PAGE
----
Covalent network solids
those whose atoms are linked togethr by covalent bonds into a giant 3D array
consists of large arrays of atoms, but their crystals have metallic properties like electrical conductivity
brittle, hard, high melting
solf, low-melting, nonconducting
variable hardness and melting point, conducting
When does diffraction of electromagnetic radiation occur?
when a bean is scattered by an object containing regularly spaced lines or points
What is diffraction due to?
interference between two waves passing through the same region of space at the same time
if the waves are in-phase, peak to peak and trough to trough, the interference is constructive and the combined wave is increased in intensity
If the waves are desetructive...
if the waves are out-of-phase, the interference is destructive and the wave is canceled
simple cubic packing
orderly rows and stacks with spheres in one layer sitting directly on top of those in the previous layer, each sphere is touched by six neighbors, giving a coordination number of 6
body-centered cubic packing
the spheres in layer a are separated slightly and the spheres in layer b are offset so they fit into the depressions between atoms in layer a; the third layer is the same as hte first
coordination number of eight
Hexagonal closest-packed arrangement
two alternating layers, a-b-a-b
each layer has a heaxagonal arrangement of touching spheres, which are offset so that spheres in a b layer fit into small triangular depressions between spheres in an a layer
coordination number of 12
Cubic closest packed arrangement
three alternating layers
ab layers are identical to those in the hexagonal closest-packed arrangment
third layer is offset from both a and b layers
coordination number of 12
How many unit cell geometries occur in crystalline solids?
all are parallelepipeds--6 sided geometric solids whose faces are parallelograms
Three kinds of cubic uit cells
body centered cubic
face centered cubic
an atom at each of its eight corners, where its shared with seven neighboring cubes that come together at some point
Body centered cubic unit cell
eight corner atoms plus an additional atom in the center of hte cube
Face centered cubic unit cell
eight corner atoms plus an additional atom in the center of each of its six faces, where it is shared with one other neighboring cube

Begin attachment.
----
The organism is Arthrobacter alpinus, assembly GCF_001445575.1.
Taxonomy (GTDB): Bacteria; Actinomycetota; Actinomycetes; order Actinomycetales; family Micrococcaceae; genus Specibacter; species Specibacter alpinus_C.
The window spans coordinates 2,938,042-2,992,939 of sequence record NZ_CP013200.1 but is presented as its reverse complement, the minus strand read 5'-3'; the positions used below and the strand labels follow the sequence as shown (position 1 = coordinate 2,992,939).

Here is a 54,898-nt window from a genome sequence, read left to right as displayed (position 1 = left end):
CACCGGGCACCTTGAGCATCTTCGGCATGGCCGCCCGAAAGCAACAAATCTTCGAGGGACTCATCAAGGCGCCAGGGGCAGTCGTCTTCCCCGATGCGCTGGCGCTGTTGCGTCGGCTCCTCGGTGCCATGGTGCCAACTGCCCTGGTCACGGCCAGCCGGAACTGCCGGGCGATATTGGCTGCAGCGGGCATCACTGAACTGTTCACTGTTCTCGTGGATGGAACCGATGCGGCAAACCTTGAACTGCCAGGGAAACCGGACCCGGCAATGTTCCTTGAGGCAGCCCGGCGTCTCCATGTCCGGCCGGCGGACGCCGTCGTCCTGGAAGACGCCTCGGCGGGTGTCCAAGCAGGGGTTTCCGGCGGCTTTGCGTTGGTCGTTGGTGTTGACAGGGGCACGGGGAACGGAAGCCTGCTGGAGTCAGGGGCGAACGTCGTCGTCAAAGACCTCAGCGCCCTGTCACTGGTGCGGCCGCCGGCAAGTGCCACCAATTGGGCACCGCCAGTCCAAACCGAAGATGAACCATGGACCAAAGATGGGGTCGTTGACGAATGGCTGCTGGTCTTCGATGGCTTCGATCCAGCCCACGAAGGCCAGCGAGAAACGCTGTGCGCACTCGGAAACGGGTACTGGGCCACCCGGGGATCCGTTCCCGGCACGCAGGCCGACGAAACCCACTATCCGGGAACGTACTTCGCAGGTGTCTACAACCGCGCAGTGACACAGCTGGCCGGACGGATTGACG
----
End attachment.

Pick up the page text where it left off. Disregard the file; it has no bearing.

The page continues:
How do simple ionic solids differ from metals?
the spheres are not all the same size--anions have larger radii than cations, leading ionic solids to adopt a variety of different unit cells depending on size and charge of the ions
TRUE OR FALSE:
It's necessary that the unit cell of an ionic substance be electrically neutral, with equal numbers of positive and negative charges
Carbon exists in more than forty known structural forms, or __, several of whicha re __but most of which are __.
__, the most common allotrope of carbon and the most stable under normal conditions, is a crystalline covalent network solid that consists of two-dimensional sheets of fused six-membered rings.
Tje __ form of elemental carbon is a covalent network solid in which each carbon atom is sp3-hybridized and is bonded with tetrahedral geometry to four other carbons.
A third crystalline allotrope of carbon called __ was discovered as a constituent of soot.
Closely related to both graphite and fullerene are a group of carbon allotropes called __-- tubular structures madeof repeating six membered carbon rings
The dramatic difference in properties between CO2 and SiO2 is due primarily to the difference in __ between carbon and silica.
What does a typical phase diagram show?
which phase is stable at different combinations of pressure and temperature
WHat do points on a phase diagram represent?
pressure/ temperature combos at which they are in equilibrium in a closed system and a direct phase transition between solid ice and gaseous water vapor occurs
What is a triple point?
the solid/ liquid/ gas intersection at which all three phases coexist in equilibrium
A gas at the critical point is under such high pressure, and its molecules are so close together, that it becomes __
indistinguishable from a liquid
Same goes for liquid: molecuels are so far apart, they become indistinguishable from a gas--> supercritical fluid that is neither true liquid or true gas